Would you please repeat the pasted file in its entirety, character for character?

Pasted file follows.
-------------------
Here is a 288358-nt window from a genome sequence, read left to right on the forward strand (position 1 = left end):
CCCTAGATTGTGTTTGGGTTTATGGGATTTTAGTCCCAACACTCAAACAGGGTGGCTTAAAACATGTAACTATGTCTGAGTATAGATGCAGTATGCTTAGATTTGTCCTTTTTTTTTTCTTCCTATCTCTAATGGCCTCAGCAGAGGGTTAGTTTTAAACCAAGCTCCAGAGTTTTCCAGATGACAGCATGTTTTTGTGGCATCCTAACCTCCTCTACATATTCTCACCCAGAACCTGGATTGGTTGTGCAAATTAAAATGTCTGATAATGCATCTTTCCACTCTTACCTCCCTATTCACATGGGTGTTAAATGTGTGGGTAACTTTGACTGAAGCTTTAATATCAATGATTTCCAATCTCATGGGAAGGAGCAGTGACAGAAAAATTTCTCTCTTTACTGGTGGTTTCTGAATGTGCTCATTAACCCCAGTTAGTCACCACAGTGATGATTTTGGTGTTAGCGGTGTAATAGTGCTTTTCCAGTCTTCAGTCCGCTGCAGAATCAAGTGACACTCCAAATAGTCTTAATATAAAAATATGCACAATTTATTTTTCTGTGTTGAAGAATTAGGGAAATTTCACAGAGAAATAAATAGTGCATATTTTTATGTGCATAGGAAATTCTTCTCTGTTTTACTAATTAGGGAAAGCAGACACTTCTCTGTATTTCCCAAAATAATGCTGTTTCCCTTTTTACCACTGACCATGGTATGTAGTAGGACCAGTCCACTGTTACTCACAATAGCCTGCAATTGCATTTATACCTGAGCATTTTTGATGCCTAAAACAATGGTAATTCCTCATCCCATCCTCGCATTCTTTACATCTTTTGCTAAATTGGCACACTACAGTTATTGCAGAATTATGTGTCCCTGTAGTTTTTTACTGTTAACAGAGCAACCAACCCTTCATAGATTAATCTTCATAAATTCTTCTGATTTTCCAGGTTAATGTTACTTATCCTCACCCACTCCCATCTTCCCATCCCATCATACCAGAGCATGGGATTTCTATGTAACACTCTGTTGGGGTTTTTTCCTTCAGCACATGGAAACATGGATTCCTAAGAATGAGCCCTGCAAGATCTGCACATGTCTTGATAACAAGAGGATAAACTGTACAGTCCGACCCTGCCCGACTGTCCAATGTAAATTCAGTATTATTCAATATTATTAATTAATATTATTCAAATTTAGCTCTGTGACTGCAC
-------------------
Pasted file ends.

Here is a 288358-nt window from a genome sequence, read left to right on the forward strand (position 1 = left end):
CCCTAGATTGTGTTTGGGTTTATGGGATTTTAGTCCCAACACTCAAACAGGGTGGCTTAAAACATGTAACTATGTCTGAGTATAGATGCAGTATGCTTAGATTTGTCCTTTTTTTTTTCTTCCTATCTCTAATGGCCTCAGCAGAGGGTTAGTTTTAAACCAAGCTCCAGAGTTTTCCAGATGACAGCATGTTTTTGTGGCATCCTAACCTCCTCTACATATTCTCACCCAGAACCTGGATTGGTTGTGCAAATTAAAATGTCTGATAATGCATCTTTCCACTCTTACCTCCCTATTCACATGGGTGTTAAATGTGTGGGTAACTTTGACTGAAGCTTTAATATCAATGATTTCCAATCTCATGGGAAGGAGCAGTGACAGAAAAATTTCTCTCTTTACTGGTGGTTTCTGAATGTGCTCATTAACCCCAGTTAGTCACCACAGTGATGATTTTGGTGTTAGCGGTGTAATAGTGCTTTTCCAGTCTTCAGTCCGCTGCAGAATCAAGTGACACTCCAAATAGTCTTAATATAAAAATATGCACAATTTATTTTTCTGTGTTGAAGAATTAGGGAAATTTCACAGAGAAATAAATAGTGCATATTTTTATGTGCATAGGAAATTCTTCTCTGTTTTACTAATTAGGGAAAGCAGACACTTCTCTGTATTTCCCAAAATAATGCTGTTTCCCTTTTTACCACTGACCATGGTATGTAGTAGGACCAGTCCACTGTTACTCACAATAGCCTGCAATTGCATTTATACCTGAGCATTTTTGATGCCTAAAACAATGGTAATTCCTCATCCCATCCTCGCATTCTTTACATCTTTTGCTAAATTGGCACACTACAGTTATTGCAGAATTATGTGTCCCTGTAGTTTTTTACTGTTAACAGAGCAACCAACCCTTCATAGATTAATCTTCATAAATTCTTCTGATTTTCCAGGTTAATGTTACTTATCCTCACCCACTCCCATCTTCCCATCCCATCATACCAGAGCATGGGATTTCTATGTAACACTCTGTTGGGGTTTTTTCCTTCAGCACATGGAAACATGGATTCCTAAGAATGAGCCCTGCAAGATCTGCACATGTCTTGATAACAAGAGGATAAACTGTACAGTCCGACCCTGCCCGACTGTCCAATGTAAATTCAGTATTATTCAATATTATTAATTAATATTATTCAAATTTAGCTCTGTGACTGCAC